Last night’s two hour marathon between Le Pen and Macron was dire. Marine Le Pen’s strategy was clearly to go on the attack, taunt Macron, tarnish him by association with the socialists and get him to lose his cool. But he didn’t. He gave back as good as he got, and his facts were clearly better researched.
Le Pen goes in for arousing emotions rather than presenting tight economic arguments. Insofar as she charged against islamism, the EU and all things foreign, and the weakness of the outgoing socialist government, she probably reached out to her already receptive audience. But not much in the way of a coherent programme.
Macron was forced by this aggression to respond in kind, exchanging brutal putdowns and having to interrupt to correct. But he kept his cool and convinced people that despite his youth and relative political inexperience he could deal with aggression.
The total ineptitude of the two journalists supposedly presiding meant that on occasions all four were talking at the same time. So any chance of an intelligent debate was clearly out from the first minutes.
Macron nevertheless came out of this debate well – discounting whether one agrees with his anodyne ‘libéralisme’. The polls say he should win on Sunday— but so much depends on what the Fillon and Mélenchon supporters do, and how many people will abstain or hand in a blank voting paper (‘voter blanc’). Many Fillon supporters are likely to vote for Le Pen, Mélenchon supporters are more likely to not vote. So it is a bit nail-biting.  I have been taken aback by how many friends here who voted for Mélenchon in the first round are not voting for Macron.  I bumped into one in the supermarket this morning.  “How can you take that risk?” I asked. “Even if you don’t like Macron, surely you do not want to risk Le Pen winning?”  She shrugged her shoulders and replied: “If the Front National doesn’t win this time, they will next – if we continue to vote in people who support big business and the finance system. Nothing will have changed.”

Our end of the departement du Gard is historically more left wing (unlike the Eastern part, towards the Rhone, which is staunchly FN), but with more FN each year.  Our little commune of Bréau is typical in how it voted in the first round: Jean-Luc MELENCHON 29,05 %, Emmanuel MACRON 25,68 %, Marine LE PEN 19,59 %. But my view south is of the commune of Pommiers; very rural, hunters and farmers and not an immigrant in sight – and yet there, the voting was Marine LE PEN 34,62 %, Jean-Luc MELENCHON 30,77 %, Emmanuel MACRON 17,31 %.  Scary how the picture is changing.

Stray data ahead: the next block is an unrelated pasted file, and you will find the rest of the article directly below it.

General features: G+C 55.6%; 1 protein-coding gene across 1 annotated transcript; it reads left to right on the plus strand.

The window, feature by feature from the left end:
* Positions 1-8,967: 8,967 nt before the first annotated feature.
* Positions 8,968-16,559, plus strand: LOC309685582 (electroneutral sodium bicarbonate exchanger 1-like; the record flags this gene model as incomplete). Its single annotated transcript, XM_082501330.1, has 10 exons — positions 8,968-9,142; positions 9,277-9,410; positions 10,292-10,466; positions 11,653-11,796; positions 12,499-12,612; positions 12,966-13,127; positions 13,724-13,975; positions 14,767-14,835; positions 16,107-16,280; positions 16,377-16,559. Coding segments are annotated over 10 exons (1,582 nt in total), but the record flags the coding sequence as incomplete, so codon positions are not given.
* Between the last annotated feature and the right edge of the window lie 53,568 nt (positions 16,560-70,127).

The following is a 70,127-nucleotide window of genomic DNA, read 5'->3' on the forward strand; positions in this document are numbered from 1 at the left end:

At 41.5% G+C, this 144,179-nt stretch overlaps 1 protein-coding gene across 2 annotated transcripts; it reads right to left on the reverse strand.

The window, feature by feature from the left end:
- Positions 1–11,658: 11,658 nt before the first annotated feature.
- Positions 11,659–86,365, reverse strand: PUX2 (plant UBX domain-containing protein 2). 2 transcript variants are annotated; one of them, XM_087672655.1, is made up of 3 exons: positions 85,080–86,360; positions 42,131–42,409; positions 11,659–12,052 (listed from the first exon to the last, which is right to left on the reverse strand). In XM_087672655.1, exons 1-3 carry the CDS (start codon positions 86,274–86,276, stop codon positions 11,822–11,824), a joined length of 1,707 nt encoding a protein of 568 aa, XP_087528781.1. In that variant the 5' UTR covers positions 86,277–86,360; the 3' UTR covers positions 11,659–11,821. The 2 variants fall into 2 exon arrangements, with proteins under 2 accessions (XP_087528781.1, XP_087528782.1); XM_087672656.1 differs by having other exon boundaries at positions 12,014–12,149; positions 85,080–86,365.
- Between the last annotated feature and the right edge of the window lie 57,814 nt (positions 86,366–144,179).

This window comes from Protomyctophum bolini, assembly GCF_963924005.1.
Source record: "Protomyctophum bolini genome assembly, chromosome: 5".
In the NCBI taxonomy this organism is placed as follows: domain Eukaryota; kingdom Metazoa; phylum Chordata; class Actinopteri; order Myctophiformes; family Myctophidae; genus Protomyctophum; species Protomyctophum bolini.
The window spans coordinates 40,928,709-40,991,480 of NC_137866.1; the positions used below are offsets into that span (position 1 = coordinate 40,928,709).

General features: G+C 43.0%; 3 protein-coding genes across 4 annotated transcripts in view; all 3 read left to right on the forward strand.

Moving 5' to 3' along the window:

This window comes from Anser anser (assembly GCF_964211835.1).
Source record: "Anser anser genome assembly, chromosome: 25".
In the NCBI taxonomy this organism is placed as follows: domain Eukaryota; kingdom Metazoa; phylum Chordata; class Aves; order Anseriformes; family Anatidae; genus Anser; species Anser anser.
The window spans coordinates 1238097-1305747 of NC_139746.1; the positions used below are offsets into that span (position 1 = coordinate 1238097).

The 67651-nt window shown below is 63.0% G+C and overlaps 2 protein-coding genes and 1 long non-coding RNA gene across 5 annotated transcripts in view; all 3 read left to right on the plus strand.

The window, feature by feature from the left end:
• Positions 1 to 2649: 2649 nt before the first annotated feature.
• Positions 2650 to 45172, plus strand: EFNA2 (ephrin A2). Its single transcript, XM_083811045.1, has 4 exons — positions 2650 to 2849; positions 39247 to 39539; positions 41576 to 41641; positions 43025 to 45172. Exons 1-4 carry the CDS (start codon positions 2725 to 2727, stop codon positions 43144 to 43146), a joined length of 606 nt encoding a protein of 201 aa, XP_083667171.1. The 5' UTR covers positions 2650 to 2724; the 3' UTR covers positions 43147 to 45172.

With any luck Macron will win on Sunday, even if this only means staving off the threat of victory by the FN for five years.  So on Monday I can return to being angry and depressed about Brexit. In the last 48 hours Theresa May has taken us even further from making a reasonable settlement.  The rhetoric on both sides now means a huge gulf has appeared before negotiations have even started, with an alarming trading of insults.  I’m not saying that the 27 are blameless, but let’s pray Theresa May calms down and that some sort of negotiating plan is worked out before it is too late.

We are nearly 11 months on from the referendum and I find I am still physically upset by what is happening.  Add Trump, Syria, climate change, failed shoulder surgery (so far) and shingles, and I am not in a good place. I suppose the only answer is to keep fighting (what? against whom). I’m taking sustenance from my youngest cousin, Lucy Seton-Watson.  I have – against my better judgement because I don’t really like Facebook – become her FB friend, and am thoroughly enjoying a daily diatribes against Brexit, Le Pen, Trump … …   So, the answer is not to despair, to remain informed and discuss how to get ourselves out of this hole. Or these holes.